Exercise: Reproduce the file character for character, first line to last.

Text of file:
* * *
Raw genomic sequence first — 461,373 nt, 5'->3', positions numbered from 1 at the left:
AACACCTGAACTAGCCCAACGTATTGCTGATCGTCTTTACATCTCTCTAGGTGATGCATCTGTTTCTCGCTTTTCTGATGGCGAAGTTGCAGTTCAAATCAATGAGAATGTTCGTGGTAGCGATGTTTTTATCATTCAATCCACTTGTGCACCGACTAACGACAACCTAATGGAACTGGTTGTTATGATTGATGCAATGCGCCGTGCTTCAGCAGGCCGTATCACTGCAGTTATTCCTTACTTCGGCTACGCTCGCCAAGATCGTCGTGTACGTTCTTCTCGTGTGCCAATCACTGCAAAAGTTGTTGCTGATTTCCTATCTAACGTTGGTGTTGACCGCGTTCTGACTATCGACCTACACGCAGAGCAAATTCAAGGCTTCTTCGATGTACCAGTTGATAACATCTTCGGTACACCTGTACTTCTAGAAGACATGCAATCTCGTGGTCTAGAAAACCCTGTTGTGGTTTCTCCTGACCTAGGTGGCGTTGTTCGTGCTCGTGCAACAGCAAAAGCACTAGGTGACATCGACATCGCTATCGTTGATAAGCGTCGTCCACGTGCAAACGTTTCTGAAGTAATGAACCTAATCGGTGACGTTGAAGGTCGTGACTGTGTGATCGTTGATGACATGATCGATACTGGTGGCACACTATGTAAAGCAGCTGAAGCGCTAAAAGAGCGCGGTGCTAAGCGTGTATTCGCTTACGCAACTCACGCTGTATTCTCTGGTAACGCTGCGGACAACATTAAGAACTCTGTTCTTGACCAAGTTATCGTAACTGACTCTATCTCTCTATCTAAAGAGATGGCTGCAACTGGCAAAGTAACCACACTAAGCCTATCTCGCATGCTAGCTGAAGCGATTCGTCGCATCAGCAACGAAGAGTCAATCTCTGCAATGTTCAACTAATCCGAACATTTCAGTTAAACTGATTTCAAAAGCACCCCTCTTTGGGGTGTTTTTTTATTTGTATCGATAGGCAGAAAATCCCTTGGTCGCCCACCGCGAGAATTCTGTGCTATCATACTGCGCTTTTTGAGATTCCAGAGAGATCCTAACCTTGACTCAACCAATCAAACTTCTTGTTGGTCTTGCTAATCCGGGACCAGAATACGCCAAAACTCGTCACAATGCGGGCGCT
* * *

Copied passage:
Raw genomic sequence first — 461,373 nt, 5'->3', positions numbered from 1 at the left:
AACACCTGAACTAGCCCAACGTATTGCTGATCGTCTTTACATCTCTCTAGGTGATGCATCTGTTTCTCGCTTTTCTGATGGCGAAGTTGCAGTTCAAATCAATGAGAATGTTCGTGGTAGCGATGTTTTTATCATTCAATCCACTTGTGCACCGACTAACGACAACCTAATGGAACTGGTTGTTATGATTGATGCAATGCGCCGTGCTTCAGCAGGCCGTATCACTGCAGTTATTCCTTACTTCGGCTACGCTCGCCAAGATCGTCGTGTACGTTCTTCTCGTGTGCCAATCACTGCAAAAGTTGTTGCTGATTTCCTATCTAACGTTGGTGTTGACCGCGTTCTGACTATCGACCTACACGCAGAGCAAATTCAAGGCTTCTTCGATGTACCAGTTGATAACATCTTCGGTACACCTGTACTTCTAGAAGACATGCAATCTCGTGGTCTAGAAAACCCTGTTGTGGTTTCTCCTGACCTAGGTGGCGTTGTTCGTGCTCGTGCAACAGCAAAAGCACTAGGTGACATCGACATCGCTATCGTTGATAAGCGTCGTCCACGTGCAAACGTTTCTGAAGTAATGAACCTAATCGGTGACGTTGAAGGTCGTGACTGTGTGATCGTTGATGACATGATCGATACTGGTGGCACACTATGTAAAGCAGCTGAAGCGCTAAAAGAGCGCGGTGCTAAGCGTGTATTCGCTTACGCAACTCACGCTGTATTCTCTGGTAACGCTGCGGACAACATTAAGAACTCTGTTCTTGACCAAGTTATCGTAACTGACTCTATCTCTCTATCTAAAGAGATGGCTGCAACTGGCAAAGTAACCACACTAAGCCTATCTCGCATGCTAGCTGAAGCGATTCGTCGCATCAGCAACGAAGAGTCAATCTCTGCAATGTTCAACTAATCCGAACATTTCAGTTAAACTGATTTCAAAAGCACCCCTCTTTGGGGTGTTTTTTTATTTGTATCGATAGGCAGAAAATCCCTTGGTCGCCCACCGCGAGAATTCTGTGCTATCATACTGCGCTTTTTGAGATTCCAGAGAGATCCTAACCTTGACTCAACCAATCAAACTTCTTGTTGGTCTTGCTAATCCGGGACCAGAATACGCCAAAACTCGTCACAATGCGGGCGCT